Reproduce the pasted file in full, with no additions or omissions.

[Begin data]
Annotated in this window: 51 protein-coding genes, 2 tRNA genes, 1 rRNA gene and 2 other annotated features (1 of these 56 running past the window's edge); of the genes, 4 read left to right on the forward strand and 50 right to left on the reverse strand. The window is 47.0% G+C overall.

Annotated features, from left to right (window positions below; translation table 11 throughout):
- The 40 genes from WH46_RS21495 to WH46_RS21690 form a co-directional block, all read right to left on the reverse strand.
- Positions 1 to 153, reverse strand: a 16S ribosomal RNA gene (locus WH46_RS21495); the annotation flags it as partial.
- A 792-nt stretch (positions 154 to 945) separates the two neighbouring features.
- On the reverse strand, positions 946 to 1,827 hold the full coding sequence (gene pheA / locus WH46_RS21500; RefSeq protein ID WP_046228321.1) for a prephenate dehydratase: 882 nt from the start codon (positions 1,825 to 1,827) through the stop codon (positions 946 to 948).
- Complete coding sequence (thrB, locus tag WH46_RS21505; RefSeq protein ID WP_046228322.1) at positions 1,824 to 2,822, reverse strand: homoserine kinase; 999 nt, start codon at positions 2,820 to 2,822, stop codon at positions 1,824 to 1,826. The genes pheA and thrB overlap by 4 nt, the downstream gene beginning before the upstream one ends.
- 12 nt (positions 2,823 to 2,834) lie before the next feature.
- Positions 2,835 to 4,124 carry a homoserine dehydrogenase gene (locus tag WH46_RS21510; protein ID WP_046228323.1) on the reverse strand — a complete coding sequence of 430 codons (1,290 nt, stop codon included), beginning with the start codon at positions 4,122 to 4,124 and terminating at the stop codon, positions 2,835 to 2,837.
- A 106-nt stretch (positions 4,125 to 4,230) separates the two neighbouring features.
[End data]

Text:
Annotated in this window: 51 protein-coding genes, 2 tRNA genes, 1 rRNA gene and 2 other annotated features (1 of these 56 running past the window's edge); of the genes, 4 read left to right on the forward strand and 50 right to left on the reverse strand. The window is 47.0% G+C overall.

Annotated features, from left to right (window positions below; translation table 11 throughout):
- The 40 genes from WH46_RS21495 to WH46_RS21690 form a co-directional block, all read right to left on the reverse strand.
- Positions 1 to 153, reverse strand: a 16S ribosomal RNA gene (locus WH46_RS21495); the annotation flags it as partial.
- A 792-nt stretch (positions 154 to 945) separates the two neighbouring features.
- On the reverse strand, positions 946 to 1,827 hold the full coding sequence (gene pheA / locus WH46_RS21500; RefSeq protein ID WP_046228321.1) for a prephenate dehydratase: 882 nt from the start codon (positions 1,825 to 1,827) through the stop codon (positions 946 to 948).
- Complete coding sequence (thrB, locus tag WH46_RS21505; RefSeq protein ID WP_046228322.1) at positions 1,824 to 2,822, reverse strand: homoserine kinase; 999 nt, start codon at positions 2,820 to 2,822, stop codon at positions 1,824 to 1,826. The genes pheA and thrB overlap by 4 nt, the downstream gene beginning before the upstream one ends.
- 12 nt (positions 2,823 to 2,834) lie before the next feature.
- Positions 2,835 to 4,124 carry a homoserine dehydrogenase gene (locus tag WH46_RS21510; protein ID WP_046228323.1) on the reverse strand — a complete coding sequence of 430 codons (1,290 nt, stop codon included), beginning with the start codon at positions 4,122 to 4,124 and terminating at the stop codon, positions 2,835 to 2,837.
- A 106-nt stretch (positions 4,125 to 4,230) separates the two neighbouring features.